5 Leading Causes of House Fires

House fires are devastating experiences that can cause widespread damage and injuries, sometimes leaving entire families without a home. 

According to the National Fire Protection Association (NFPA), there are roughly 350,000 domestic fires every year across the United States. Household fires can start in many ways, but understanding the most common causes and taking steps to prevent them can help reduce the risk of injury and even death.

1. Cooking

Cooking-related fires account for nearly half of all reported domestic fires across the United States. Most kitchen fires start when people leave their stoves, ovens, and other appliances unattended. Whenever gas, heat, and electricity are part of the mix, the risk of a catastrophic fire increases.

In many cases, cooking oils and grease can be highly hazardous and contribute to fires breaking out. Other times, household materials near the stove or oven, such as paper towels and cardboard boxes, can combust and quickly spread into a severe fire. 

2. Heating Systems

If you live in Pennsylvania, you likely have a home furnace or electric heating system that helps you stay warm when the temperature drops. Despite their useful nature, domestic heating systems are also a common cause of fires in domestic and commercial settings.

Whenever space heaters or heating systems are poorly used or maintained, these devices can cause devastating fires. Portable heaters should always be placed at least three feet away from flammable materials and never left unattended. 

3. Electrical Accidents

Several factors, including overloaded power outlets, damaged wiring, and faulty appliances, can cause electrical fires. Electrical fires are also common in areas with high concentrations of moisture or water, including bathrooms, kitchens, and outdoor pools.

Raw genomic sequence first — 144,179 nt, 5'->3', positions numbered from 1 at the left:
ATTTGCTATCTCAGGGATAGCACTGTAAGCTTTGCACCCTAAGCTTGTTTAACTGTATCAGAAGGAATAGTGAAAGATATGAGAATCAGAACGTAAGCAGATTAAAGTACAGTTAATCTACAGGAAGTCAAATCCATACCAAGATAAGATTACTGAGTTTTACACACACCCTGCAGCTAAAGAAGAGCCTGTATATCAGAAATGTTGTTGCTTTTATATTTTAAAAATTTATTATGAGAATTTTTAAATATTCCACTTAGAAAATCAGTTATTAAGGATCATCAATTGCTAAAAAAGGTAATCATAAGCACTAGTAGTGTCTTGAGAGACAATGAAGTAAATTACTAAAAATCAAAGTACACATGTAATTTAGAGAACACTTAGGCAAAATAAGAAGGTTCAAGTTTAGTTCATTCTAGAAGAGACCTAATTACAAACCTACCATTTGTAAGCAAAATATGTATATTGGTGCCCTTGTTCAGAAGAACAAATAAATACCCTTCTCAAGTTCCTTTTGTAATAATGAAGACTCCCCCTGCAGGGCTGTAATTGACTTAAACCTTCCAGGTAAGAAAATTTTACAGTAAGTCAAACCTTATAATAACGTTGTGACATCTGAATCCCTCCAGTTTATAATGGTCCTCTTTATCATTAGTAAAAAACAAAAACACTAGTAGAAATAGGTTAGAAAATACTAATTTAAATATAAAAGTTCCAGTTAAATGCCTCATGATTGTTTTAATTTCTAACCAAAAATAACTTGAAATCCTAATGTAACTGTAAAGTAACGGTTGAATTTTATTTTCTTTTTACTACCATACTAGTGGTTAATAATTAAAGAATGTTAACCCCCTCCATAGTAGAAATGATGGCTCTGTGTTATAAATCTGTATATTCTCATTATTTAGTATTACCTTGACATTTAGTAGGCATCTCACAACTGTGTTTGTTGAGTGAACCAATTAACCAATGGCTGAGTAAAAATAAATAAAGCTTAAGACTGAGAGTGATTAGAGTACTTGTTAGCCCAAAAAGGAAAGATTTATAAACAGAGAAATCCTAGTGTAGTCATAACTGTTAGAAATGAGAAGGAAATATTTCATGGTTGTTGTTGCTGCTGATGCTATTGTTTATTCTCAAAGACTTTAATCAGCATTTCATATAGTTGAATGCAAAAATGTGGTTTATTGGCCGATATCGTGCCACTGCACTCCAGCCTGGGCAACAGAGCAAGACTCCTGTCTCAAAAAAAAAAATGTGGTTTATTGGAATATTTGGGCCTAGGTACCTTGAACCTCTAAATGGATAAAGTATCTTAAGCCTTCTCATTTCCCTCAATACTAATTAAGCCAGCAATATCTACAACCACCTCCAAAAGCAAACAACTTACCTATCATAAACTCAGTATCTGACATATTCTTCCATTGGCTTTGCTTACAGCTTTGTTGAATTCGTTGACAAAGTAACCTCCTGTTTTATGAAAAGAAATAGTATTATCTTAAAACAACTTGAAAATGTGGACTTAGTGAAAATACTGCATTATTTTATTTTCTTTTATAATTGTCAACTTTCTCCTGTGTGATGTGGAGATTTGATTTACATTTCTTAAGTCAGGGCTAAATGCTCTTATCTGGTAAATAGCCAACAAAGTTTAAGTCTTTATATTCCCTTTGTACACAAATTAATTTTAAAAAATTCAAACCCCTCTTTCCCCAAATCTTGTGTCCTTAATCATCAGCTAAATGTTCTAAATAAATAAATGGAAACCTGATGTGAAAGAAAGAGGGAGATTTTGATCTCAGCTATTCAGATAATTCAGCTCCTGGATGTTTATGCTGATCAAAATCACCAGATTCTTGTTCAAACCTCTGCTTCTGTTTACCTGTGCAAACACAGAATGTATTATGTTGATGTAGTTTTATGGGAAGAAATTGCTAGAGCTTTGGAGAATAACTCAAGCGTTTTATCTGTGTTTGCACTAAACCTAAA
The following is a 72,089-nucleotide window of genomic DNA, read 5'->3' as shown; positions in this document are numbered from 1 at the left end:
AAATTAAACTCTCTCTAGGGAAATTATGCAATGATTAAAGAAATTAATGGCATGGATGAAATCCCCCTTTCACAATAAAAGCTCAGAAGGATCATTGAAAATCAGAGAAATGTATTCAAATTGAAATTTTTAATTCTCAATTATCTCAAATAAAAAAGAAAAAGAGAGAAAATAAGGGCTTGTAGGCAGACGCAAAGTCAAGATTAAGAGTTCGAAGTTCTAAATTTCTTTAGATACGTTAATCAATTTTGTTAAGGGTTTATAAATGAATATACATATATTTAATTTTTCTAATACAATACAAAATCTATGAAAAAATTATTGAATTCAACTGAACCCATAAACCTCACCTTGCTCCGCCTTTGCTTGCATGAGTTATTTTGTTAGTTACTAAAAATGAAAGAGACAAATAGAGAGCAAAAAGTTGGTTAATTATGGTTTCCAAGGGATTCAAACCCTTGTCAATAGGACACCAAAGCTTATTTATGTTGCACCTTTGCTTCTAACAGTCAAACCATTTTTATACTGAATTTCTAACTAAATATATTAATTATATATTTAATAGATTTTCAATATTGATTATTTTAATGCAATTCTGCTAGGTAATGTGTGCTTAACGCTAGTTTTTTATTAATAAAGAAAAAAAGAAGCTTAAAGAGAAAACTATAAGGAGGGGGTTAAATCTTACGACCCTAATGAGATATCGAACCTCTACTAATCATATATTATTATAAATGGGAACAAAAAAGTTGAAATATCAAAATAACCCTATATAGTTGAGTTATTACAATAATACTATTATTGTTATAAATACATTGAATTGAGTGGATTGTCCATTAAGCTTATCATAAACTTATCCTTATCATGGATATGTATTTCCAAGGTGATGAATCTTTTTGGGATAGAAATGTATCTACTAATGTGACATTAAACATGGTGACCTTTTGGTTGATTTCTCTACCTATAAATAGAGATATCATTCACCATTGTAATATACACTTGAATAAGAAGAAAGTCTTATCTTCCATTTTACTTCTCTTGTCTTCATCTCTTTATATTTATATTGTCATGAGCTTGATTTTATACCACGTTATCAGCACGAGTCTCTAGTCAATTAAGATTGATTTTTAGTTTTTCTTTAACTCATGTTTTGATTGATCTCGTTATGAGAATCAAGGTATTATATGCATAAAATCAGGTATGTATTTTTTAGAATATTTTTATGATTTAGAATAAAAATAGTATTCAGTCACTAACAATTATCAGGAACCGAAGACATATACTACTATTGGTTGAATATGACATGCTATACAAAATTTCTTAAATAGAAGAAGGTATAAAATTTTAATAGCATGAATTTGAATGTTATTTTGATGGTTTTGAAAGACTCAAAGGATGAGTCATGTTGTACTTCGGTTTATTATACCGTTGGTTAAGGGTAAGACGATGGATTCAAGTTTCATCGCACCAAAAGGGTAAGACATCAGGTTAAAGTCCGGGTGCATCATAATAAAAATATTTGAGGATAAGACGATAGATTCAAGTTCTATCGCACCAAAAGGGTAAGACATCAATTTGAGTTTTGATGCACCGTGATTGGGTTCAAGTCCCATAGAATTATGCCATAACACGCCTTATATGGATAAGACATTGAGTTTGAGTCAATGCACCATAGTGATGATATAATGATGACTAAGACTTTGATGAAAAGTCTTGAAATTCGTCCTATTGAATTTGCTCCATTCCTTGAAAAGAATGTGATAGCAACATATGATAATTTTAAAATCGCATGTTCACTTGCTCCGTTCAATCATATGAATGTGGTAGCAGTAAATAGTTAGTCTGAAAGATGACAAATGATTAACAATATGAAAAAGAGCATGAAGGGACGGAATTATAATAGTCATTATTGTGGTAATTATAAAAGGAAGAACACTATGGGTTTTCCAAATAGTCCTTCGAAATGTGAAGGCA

4. Smoking

Indoor smoking is another leading cause of house fires in the United States and can be highly dangerous if a smoker falls asleep while smoking. Millions of Pennsylvania residents smoke cigarettes, tobacco, and cigars regularly. Sometimes, the ashes have just enough heat to ignite flammable materials inside the home, such as bedding, furniture, rugs, and carpets. 

5. Candles

Many people enjoy candles to give their home a personal touch. Unfortunately, candles are also a significant fire hazard, and the consequences can be deadly. 

Candle-related fires are often caused by leaving a candle burning unattended or placing a candle too close to flammable materials. To prevent candle-related fires, safety is crucial. If you light candles at home, ensure they are far away from combustible surfaces and always put them out when left unattended.

Household Fire Injuries and Statistics 

House fires are far more common than people may realize, and injuries abound whenever these disasters occur. 

The NFPA reports an average of seven deaths and 31 injuries caused by home fires each day in the United States. In addition to physical injuries, house fires can cause emotional trauma and financial hardship.

Some of the most common injuries associated with house fires include:

  • Burns
  • Carbon dioxide poisoning
  • Smoke inhalation

Burn injuries can require extensive medical treatment to repair. In many cases, these can also lead to permanent disfigurement. Smoke inhalation can cause damage to the respiratory system and may lead to long-term health problems related to the toxic nature of smoke. 

Preventing Fires in Pennsylvania

House fires are a severe threat to any Pennsylvania household, but they can be prevented by understanding the common root causes and taking precautions to reduce the risks. 

By being mindful of your cooking, heating, and electrical systems, avoiding smoking indoors, and using candles responsibly, you can help protect your family and home from catastrophe and personal injuries.

If you’ve been injured in a personal injury, please get in touch with Marzzacco Niven & Associates at the nearest location to schedule a free consultation today:

Harrisburg Law Office
945 East Park Drive, Suite 103 Harrisburg, PA 17111
(717) 231-1640

York Law Office
2550 Kingston Road, Suite 210A York, PA 17401
(717) 995-8998

Wyomissing Law Office
833 N. Park Road, Suite 103, Room A Wyomissing, PA 19610
(717) 388-2325

Chambersburg Law Office
79 St. Paul Drive, Suite 1 Chambersburg, PA 17201
(717) 388-2378

Carlisle Law Office
354 Alexander Springs Road Carlisle, PA 17015
(717) 995-8732

Carbondale Law Office
30 Lincoln Avenue, Suite 101 Carbondale, PA 18407
(717) 995-8810

Lancaster Law Office
2173 Embassy Drive, Ste 123, Lancaster Pa 17603
(717) 616-2954

Lebanon Law Office
937 Willow Street, Suite D Lebanon, PA 17042-1140
(717) 995-8963